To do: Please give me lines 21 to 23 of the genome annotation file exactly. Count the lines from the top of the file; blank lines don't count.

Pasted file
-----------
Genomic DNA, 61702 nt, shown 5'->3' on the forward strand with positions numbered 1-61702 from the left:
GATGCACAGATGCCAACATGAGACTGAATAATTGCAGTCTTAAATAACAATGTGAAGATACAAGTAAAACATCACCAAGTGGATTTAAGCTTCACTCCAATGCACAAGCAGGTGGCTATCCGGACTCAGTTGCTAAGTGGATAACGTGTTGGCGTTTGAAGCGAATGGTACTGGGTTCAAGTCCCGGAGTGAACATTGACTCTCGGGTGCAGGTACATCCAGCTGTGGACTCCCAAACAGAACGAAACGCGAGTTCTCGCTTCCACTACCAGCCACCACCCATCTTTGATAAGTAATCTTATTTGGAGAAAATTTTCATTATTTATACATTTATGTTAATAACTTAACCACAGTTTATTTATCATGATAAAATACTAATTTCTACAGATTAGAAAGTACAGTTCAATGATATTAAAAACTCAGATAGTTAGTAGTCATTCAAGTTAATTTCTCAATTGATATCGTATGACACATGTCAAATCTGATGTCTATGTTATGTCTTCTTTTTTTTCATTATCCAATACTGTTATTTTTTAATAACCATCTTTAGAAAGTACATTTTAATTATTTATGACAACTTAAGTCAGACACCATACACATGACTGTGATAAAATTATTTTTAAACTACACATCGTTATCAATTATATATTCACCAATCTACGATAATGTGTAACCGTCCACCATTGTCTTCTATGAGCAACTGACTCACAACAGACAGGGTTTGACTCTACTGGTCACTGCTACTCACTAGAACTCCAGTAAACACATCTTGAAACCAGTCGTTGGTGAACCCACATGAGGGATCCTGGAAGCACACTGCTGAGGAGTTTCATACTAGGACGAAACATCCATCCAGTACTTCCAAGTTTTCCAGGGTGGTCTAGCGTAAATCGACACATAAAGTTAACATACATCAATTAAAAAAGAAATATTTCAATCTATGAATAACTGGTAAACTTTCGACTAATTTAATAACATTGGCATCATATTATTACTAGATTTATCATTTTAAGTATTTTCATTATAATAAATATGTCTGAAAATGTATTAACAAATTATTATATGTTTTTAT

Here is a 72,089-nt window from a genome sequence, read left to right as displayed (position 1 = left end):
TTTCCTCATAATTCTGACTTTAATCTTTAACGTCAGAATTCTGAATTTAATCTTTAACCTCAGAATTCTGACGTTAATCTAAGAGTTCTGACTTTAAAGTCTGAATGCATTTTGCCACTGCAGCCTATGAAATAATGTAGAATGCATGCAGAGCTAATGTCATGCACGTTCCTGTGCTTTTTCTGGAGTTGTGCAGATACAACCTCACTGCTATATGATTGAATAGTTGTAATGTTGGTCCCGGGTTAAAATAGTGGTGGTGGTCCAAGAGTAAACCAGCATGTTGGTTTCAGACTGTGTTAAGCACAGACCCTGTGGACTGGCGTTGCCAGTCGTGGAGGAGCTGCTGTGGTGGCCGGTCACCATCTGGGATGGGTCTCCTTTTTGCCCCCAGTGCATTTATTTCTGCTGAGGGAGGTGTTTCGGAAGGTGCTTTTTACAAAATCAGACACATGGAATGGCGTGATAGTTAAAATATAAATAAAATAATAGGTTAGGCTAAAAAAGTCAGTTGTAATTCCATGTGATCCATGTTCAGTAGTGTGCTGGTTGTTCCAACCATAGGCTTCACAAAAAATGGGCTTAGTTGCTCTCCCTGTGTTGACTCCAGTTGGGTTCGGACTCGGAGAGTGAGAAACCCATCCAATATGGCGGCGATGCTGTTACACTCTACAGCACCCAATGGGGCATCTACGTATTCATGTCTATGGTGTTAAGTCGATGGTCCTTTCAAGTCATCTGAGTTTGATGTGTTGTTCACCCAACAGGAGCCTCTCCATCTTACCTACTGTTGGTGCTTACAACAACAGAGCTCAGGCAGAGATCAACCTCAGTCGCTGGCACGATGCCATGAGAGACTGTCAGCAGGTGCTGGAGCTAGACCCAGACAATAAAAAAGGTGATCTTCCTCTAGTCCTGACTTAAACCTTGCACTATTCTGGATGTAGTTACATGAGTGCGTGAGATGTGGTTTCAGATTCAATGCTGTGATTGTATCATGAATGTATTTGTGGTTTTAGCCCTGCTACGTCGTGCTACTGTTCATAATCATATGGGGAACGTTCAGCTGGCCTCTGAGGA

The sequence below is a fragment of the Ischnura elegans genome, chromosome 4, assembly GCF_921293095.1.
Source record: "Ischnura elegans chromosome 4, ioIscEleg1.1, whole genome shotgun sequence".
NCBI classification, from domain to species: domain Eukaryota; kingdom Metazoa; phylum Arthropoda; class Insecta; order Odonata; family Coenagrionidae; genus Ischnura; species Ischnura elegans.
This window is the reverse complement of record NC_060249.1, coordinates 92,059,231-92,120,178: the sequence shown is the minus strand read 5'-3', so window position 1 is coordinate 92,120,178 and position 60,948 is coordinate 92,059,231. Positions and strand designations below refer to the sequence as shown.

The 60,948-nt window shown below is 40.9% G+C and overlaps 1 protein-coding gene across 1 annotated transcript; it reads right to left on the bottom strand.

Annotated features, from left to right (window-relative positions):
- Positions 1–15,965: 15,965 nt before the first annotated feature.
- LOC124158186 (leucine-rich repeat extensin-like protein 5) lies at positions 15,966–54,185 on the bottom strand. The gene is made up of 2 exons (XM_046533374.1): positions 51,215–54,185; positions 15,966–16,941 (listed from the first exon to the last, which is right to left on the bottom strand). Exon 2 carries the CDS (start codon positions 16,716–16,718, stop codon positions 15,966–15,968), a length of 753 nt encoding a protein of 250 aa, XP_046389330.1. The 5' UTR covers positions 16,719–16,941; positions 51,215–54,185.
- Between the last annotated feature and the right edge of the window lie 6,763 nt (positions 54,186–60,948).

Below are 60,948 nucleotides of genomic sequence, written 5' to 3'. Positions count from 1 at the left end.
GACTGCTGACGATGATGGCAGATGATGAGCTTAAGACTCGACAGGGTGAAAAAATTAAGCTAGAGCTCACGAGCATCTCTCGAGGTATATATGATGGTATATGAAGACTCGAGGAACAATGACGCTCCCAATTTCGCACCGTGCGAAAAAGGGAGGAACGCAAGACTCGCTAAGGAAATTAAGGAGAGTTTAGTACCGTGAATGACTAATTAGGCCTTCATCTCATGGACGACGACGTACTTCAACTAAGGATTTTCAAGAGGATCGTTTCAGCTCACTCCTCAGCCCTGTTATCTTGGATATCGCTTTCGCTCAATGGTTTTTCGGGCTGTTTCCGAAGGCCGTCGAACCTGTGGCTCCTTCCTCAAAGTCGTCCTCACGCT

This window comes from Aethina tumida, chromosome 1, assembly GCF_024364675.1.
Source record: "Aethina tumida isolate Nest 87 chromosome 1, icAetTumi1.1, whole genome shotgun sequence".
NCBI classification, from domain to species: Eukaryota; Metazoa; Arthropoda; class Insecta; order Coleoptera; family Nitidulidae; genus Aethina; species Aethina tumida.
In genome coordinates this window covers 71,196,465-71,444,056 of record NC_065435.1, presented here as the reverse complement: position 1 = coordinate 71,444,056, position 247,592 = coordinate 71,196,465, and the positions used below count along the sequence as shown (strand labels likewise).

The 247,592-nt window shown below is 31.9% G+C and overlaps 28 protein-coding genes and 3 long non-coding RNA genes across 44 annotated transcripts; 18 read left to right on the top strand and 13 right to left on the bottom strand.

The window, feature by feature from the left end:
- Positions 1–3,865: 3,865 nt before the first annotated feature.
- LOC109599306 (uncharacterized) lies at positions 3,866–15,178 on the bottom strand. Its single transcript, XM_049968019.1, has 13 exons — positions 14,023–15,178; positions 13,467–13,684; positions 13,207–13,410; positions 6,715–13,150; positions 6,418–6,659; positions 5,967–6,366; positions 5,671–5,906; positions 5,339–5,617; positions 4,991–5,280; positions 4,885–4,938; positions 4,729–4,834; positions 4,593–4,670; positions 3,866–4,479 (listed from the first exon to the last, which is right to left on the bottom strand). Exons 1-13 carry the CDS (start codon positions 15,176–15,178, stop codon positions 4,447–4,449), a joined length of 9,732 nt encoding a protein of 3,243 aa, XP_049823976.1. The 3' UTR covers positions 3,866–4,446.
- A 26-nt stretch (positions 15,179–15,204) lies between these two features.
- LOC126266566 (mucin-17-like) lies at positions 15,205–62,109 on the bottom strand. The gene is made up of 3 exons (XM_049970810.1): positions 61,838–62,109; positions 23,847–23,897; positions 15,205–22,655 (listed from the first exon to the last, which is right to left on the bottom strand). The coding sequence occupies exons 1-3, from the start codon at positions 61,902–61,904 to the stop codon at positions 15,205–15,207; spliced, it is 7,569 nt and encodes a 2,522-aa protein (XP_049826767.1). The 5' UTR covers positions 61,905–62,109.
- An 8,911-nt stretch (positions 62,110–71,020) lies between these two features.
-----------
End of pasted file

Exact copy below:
The window, feature by feature from the left end:
- Positions 1–3,865: 3,865 nt before the first annotated feature.
- LOC109599306 (uncharacterized) lies at positions 3,866–15,178 on the bottom strand. Its single transcript, XM_049968019.1, has 13 exons — positions 14,023–15,178; positions 13,467–13,684; positions 13,207–13,410; positions 6,715–13,150; positions 6,418–6,659; positions 5,967–6,366; positions 5,671–5,906; positions 5,339–5,617; positions 4,991–5,280; positions 4,885–4,938; positions 4,729–4,834; positions 4,593–4,670; positions 3,866–4,479 (listed from the first exon to the last, which is right to left on the bottom strand). Exons 1-13 carry the CDS (start codon positions 15,176–15,178, stop codon positions 4,447–4,449), a joined length of 9,732 nt encoding a protein of 3,243 aa, XP_049823976.1. The 3' UTR covers positions 3,866–4,446.